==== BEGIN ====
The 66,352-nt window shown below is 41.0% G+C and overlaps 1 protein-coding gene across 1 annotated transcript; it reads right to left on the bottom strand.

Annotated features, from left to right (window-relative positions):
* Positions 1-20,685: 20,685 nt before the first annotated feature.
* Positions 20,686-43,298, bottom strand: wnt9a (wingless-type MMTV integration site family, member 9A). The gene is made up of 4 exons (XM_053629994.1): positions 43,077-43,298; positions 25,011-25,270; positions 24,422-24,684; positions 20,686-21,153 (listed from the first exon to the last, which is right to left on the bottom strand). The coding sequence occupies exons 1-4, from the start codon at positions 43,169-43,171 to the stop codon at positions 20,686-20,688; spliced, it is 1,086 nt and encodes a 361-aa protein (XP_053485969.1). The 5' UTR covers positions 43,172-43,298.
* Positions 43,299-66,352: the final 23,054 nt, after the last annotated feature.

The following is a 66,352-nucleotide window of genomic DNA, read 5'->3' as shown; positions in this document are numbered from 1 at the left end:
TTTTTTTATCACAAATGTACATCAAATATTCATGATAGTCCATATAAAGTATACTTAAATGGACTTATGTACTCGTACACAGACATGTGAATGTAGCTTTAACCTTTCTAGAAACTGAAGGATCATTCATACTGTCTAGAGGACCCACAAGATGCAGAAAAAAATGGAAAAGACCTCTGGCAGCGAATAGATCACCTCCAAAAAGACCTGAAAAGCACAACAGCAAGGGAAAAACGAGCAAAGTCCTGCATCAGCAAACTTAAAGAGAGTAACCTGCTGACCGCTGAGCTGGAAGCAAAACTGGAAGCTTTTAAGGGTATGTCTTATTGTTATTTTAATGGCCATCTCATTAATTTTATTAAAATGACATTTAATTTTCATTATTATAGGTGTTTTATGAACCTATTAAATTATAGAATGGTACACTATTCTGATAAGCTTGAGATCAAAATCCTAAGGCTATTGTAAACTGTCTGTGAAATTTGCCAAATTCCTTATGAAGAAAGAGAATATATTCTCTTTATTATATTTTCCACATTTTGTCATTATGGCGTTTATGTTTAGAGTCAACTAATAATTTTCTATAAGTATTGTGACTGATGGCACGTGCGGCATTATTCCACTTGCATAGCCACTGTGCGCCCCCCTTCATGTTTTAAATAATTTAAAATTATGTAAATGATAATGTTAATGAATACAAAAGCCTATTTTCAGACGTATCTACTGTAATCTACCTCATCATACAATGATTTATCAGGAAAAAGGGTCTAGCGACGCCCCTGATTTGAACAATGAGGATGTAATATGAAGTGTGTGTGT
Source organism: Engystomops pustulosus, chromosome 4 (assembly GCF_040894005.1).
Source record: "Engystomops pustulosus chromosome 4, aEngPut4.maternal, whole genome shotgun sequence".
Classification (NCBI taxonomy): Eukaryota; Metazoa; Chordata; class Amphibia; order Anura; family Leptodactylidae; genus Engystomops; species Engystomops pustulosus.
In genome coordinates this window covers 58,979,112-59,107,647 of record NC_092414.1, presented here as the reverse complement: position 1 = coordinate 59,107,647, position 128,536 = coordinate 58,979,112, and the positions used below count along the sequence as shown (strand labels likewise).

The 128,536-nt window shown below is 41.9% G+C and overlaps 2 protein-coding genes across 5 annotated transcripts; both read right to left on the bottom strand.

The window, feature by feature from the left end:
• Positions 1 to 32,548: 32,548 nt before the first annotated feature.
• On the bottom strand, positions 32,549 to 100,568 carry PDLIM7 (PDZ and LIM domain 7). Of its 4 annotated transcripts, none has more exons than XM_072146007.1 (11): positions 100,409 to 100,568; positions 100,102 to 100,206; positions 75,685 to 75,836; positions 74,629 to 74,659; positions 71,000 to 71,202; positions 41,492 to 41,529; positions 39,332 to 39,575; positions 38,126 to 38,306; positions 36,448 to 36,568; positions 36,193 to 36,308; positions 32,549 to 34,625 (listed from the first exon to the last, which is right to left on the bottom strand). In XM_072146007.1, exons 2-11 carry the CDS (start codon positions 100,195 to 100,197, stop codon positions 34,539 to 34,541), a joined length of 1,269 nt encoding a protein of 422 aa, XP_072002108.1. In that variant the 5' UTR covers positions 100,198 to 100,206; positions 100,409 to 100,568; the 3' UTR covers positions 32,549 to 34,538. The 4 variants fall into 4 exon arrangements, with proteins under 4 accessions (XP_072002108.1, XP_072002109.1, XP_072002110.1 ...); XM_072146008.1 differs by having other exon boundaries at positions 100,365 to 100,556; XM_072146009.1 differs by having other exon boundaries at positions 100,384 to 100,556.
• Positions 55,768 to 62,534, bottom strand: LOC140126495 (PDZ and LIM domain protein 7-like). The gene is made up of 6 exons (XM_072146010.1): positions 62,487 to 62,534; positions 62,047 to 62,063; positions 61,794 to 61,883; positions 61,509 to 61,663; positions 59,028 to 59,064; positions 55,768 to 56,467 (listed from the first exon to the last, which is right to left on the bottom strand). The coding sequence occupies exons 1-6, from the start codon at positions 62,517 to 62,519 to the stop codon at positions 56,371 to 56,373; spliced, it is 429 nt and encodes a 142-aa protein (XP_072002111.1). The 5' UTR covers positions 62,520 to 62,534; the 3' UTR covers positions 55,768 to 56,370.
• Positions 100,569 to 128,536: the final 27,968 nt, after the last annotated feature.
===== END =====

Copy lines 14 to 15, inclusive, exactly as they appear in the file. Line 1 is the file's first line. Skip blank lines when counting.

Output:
• Positions 1 to 32,548: 32,548 nt before the first annotated feature.
• On the bottom strand, positions 32,549 to 100,568 carry PDLIM7 (PDZ and LIM domain 7). Of its 4 annotated transcripts, none has more exons than XM_072146007.1 (11): positions 100,409 to 100,568; positions 100,102 to 100,206; positions 75,685 to 75,836; positions 74,629 to 74,659; positions 71,000 to 71,202; positions 41,492 to 41,529; positions 39,332 to 39,575; positions 38,126 to 38,306; positions 36,448 to 36,568; positions 36,193 to 36,308; positions 32,549 to 34,625 (listed from the first exon to the last, which is right to left on the bottom strand). In XM_072146007.1, exons 2-11 carry the CDS (start codon positions 100,195 to 100,197, stop codon positions 34,539 to 34,541), a joined length of 1,269 nt encoding a protein of 422 aa, XP_072002108.1. In that variant the 5' UTR covers positions 100,198 to 100,206; positions 100,409 to 100,568; the 3' UTR covers positions 32,549 to 34,538. The 4 variants fall into 4 exon arrangements, with proteins under 4 accessions (XP_072002108.1, XP_072002109.1, XP_072002110.1 ...); XM_072146008.1 differs by having other exon boundaries at positions 100,365 to 100,556; XM_072146009.1 differs by having other exon boundaries at positions 100,384 to 100,556.